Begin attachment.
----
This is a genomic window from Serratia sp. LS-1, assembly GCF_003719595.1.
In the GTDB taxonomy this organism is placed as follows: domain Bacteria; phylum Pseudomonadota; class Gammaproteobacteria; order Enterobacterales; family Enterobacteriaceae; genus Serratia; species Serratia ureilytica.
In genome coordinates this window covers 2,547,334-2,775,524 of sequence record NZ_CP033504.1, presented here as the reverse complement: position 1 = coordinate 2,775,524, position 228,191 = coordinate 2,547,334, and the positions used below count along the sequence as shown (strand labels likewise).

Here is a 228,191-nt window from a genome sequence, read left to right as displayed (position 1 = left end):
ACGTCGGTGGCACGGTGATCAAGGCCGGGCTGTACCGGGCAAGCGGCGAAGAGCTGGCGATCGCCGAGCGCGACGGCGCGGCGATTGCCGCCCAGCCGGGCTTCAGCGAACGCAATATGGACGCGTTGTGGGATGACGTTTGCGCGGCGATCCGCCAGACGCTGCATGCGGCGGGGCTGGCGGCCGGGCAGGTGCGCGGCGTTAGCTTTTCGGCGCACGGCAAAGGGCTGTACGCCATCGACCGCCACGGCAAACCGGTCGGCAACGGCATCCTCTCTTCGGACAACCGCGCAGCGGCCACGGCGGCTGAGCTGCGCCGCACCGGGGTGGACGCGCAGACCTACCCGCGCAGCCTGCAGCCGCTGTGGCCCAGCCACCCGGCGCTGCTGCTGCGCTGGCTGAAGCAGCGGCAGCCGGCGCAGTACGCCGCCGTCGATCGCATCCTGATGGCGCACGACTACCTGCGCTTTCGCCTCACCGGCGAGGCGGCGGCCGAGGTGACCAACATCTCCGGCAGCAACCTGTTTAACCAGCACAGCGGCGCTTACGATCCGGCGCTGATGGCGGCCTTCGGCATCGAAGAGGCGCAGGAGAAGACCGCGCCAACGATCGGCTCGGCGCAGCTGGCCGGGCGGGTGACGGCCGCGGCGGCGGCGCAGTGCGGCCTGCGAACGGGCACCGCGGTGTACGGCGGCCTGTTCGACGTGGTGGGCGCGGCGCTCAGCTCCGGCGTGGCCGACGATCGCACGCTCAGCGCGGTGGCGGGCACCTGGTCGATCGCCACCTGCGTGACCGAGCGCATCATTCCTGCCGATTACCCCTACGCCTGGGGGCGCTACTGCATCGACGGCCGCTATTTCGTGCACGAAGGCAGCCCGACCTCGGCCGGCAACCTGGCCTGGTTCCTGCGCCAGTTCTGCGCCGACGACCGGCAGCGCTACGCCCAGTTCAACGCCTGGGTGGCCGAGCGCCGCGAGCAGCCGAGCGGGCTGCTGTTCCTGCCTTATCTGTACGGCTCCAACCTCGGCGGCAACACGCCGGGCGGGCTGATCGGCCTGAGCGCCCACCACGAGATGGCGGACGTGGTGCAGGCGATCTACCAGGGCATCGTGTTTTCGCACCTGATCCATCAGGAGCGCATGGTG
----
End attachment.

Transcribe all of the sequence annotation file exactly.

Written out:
This is a genomic window from Serratia sp. LS-1, assembly GCF_003719595.1.
In the GTDB taxonomy this organism is placed as follows: domain Bacteria; phylum Pseudomonadota; class Gammaproteobacteria; order Enterobacterales; family Enterobacteriaceae; genus Serratia; species Serratia ureilytica.
In genome coordinates this window covers 2,547,334-2,775,524 of sequence record NZ_CP033504.1, presented here as the reverse complement: position 1 = coordinate 2,775,524, position 228,191 = coordinate 2,547,334, and the positions used below count along the sequence as shown (strand labels likewise).

Here is a 228,191-nt window from a genome sequence, read left to right as displayed (position 1 = left end):
ACGTCGGTGGCACGGTGATCAAGGCCGGGCTGTACCGGGCAAGCGGCGAAGAGCTGGCGATCGCCGAGCGCGACGGCGCGGCGATTGCCGCCCAGCCGGGCTTCAGCGAACGCAATATGGACGCGTTGTGGGATGACGTTTGCGCGGCGATCCGCCAGACGCTGCATGCGGCGGGGCTGGCGGCCGGGCAGGTGCGCGGCGTTAGCTTTTCGGCGCACGGCAAAGGGCTGTACGCCATCGACCGCCACGGCAAACCGGTCGGCAACGGCATCCTCTCTTCGGACAACCGCGCAGCGGCCACGGCGGCTGAGCTGCGCCGCACCGGGGTGGACGCGCAGACCTACCCGCGCAGCCTGCAGCCGCTGTGGCCCAGCCACCCGGCGCTGCTGCTGCGCTGGCTGAAGCAGCGGCAGCCGGCGCAGTACGCCGCCGTCGATCGCATCCTGATGGCGCACGACTACCTGCGCTTTCGCCTCACCGGCGAGGCGGCGGCCGAGGTGACCAACATCTCCGGCAGCAACCTGTTTAACCAGCACAGCGGCGCTTACGATCCGGCGCTGATGGCGGCCTTCGGCATCGAAGAGGCGCAGGAGAAGACCGCGCCAACGATCGGCTCGGCGCAGCTGGCCGGGCGGGTGACGGCCGCGGCGGCGGCGCAGTGCGGCCTGCGAACGGGCACCGCGGTGTACGGCGGCCTGTTCGACGTGGTGGGCGCGGCGCTCAGCTCCGGCGTGGCCGACGATCGCACGCTCAGCGCGGTGGCGGGCACCTGGTCGATCGCCACCTGCGTGACCGAGCGCATCATTCCTGCCGATTACCCCTACGCCTGGGGGCGCTACTGCATCGACGGCCGCTATTTCGTGCACGAAGGCAGCCCGACCTCGGCCGGCAACCTGGCCTGGTTCCTGCGCCAGTTCTGCGCCGACGACCGGCAGCGCTACGCCCAGTTCAACGCCTGGGTGGCCGAGCGCCGCGAGCAGCCGAGCGGGCTGCTGTTCCTGCCTTATCTGTACGGCTCCAACCTCGGCGGCAACACGCCGGGCGGGCTGATCGGCCTGAGCGCCCACCACGAGATGGCGGACGTGGTGCAGGCGATCTACCAGGGCATCGTGTTTTCGCACCTGATCCATCAGGAGCGCATGGTG